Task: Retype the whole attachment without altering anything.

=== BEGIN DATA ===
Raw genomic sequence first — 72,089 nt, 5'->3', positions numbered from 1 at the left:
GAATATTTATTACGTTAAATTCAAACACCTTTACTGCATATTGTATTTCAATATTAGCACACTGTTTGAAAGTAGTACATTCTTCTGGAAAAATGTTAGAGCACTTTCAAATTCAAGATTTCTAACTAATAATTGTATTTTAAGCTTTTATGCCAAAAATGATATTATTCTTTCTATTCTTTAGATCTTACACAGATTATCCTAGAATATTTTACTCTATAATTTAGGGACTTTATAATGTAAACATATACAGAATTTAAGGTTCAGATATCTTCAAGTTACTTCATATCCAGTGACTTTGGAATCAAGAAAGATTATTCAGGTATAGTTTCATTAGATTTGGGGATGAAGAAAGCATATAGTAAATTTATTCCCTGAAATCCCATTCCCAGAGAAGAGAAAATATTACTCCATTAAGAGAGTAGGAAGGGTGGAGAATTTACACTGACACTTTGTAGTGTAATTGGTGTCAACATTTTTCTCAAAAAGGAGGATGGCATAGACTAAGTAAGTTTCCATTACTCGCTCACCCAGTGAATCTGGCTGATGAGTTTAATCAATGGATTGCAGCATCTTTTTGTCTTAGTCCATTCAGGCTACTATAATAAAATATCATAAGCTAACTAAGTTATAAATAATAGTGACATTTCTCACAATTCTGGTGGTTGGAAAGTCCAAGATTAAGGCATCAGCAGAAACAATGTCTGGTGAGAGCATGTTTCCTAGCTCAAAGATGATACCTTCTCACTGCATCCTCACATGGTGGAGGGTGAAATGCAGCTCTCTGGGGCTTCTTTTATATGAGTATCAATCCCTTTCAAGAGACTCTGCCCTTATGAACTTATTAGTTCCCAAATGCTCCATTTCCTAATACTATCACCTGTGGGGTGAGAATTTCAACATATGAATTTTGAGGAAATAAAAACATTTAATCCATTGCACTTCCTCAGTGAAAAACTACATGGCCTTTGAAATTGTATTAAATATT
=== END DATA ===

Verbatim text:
Raw genomic sequence first — 72,089 nt, 5'->3', positions numbered from 1 at the left:
GAATATTTATTACGTTAAATTCAAACACCTTTACTGCATATTGTATTTCAATATTAGCACACTGTTTGAAAGTAGTACATTCTTCTGGAAAAATGTTAGAGCACTTTCAAATTCAAGATTTCTAACTAATAATTGTATTTTAAGCTTTTATGCCAAAAATGATATTATTCTTTCTATTCTTTAGATCTTACACAGATTATCCTAGAATATTTTACTCTATAATTTAGGGACTTTATAATGTAAACATATACAGAATTTAAGGTTCAGATATCTTCAAGTTACTTCATATCCAGTGACTTTGGAATCAAGAAAGATTATTCAGGTATAGTTTCATTAGATTTGGGGATGAAGAAAGCATATAGTAAATTTATTCCCTGAAATCCCATTCCCAGAGAAGAGAAAATATTACTCCATTAAGAGAGTAGGAAGGGTGGAGAATTTACACTGACACTTTGTAGTGTAATTGGTGTCAACATTTTTCTCAAAAAGGAGGATGGCATAGACTAAGTAAGTTTCCATTACTCGCTCACCCAGTGAATCTGGCTGATGAGTTTAATCAATGGATTGCAGCATCTTTTTGTCTTAGTCCATTCAGGCTACTATAATAAAATATCATAAGCTAACTAAGTTATAAATAATAGTGACATTTCTCACAATTCTGGTGGTTGGAAAGTCCAAGATTAAGGCATCAGCAGAAACAATGTCTGGTGAGAGCATGTTTCCTAGCTCAAAGATGATACCTTCTCACTGCATCCTCACATGGTGGAGGGTGAAATGCAGCTCTCTGGGGCTTCTTTTATATGAGTATCAATCCCTTTCAAGAGACTCTGCCCTTATGAACTTATTAGTTCCCAAATGCTCCATTTCCTAATACTATCACCTGTGGGGTGAGAATTTCAACATATGAATTTTGAGGAAATAAAAACATTTAATCCATTGCACTTCCTCAGTGAAAAACTACATGGCCTTTGAAATTGTATTAAATATT